The Nature of self in Tibetan Buddhism. Freiburg 2015

James Low

Public Talk, Freiburg, 4th June 2015

The nature of the self in Tibetan Buddhism.
Buddhism is often taken as expressing the view that there is no self, yet here we are! So how can we understand the experience of being a self-less self?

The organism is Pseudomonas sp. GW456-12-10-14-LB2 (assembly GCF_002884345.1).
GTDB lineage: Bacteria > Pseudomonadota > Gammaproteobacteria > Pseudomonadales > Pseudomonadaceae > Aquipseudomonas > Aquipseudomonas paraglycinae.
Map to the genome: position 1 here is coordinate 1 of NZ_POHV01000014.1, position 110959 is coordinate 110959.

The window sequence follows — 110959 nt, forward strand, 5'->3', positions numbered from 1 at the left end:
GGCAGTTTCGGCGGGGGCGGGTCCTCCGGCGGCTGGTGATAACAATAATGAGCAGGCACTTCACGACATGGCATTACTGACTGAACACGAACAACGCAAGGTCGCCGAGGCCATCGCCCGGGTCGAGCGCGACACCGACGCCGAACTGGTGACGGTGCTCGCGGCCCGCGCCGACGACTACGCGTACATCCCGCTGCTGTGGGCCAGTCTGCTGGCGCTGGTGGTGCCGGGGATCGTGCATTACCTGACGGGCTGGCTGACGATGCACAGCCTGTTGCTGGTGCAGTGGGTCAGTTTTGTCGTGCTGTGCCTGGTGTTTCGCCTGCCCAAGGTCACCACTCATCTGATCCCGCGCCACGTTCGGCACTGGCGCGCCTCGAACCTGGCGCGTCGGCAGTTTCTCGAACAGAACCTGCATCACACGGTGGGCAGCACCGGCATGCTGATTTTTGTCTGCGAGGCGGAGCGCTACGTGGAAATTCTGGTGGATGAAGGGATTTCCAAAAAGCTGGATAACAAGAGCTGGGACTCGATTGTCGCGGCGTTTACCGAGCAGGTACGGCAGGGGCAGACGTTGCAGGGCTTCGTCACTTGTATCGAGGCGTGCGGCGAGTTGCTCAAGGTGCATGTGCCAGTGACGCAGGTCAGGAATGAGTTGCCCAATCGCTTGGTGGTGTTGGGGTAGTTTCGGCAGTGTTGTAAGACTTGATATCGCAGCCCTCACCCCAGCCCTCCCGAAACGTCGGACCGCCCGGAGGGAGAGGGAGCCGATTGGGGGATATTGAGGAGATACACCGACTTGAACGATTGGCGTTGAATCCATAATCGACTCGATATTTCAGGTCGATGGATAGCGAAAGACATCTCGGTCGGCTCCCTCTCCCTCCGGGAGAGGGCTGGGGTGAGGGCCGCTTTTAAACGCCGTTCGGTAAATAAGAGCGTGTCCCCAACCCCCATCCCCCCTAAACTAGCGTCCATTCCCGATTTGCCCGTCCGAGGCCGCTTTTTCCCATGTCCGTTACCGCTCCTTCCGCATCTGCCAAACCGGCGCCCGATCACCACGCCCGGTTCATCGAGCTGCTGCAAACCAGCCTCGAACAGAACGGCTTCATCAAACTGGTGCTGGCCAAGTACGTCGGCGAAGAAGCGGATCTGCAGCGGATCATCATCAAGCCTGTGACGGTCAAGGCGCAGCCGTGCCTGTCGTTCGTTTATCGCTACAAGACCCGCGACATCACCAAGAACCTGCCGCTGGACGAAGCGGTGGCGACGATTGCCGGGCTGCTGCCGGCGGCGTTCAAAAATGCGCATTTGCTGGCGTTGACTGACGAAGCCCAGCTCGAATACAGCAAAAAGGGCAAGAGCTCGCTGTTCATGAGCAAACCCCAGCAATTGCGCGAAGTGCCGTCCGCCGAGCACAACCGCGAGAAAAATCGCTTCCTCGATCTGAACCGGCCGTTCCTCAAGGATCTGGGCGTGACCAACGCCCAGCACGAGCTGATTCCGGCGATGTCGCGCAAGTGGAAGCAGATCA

In European culture, we take it for granted that some kind of self exists. That is to say, we exist. We exist as something. That’s the baseline. What we exist as can be described in lots of different ways. If we are not religious there may be the sense that when we die, existence moves into nonexistence; there will be nothing to continue. Religious people believe that something, which some call the soul, continues. Is the soul the same as the self? Some forms of theology say that the soul belongs to God and so the God part of us goes back to heaven. If, however, the soul has got too contaminated, too mixed up with things of this world, it sinks down into the lower realms. For most people nowadays it’s not quite clear what a soul would be; it’s something a bit nebulous that you can’t quite grasp, an invisible thing. The more that religious culture differs from the general present-day worldview, the more it is experienced as a kind of haunting.
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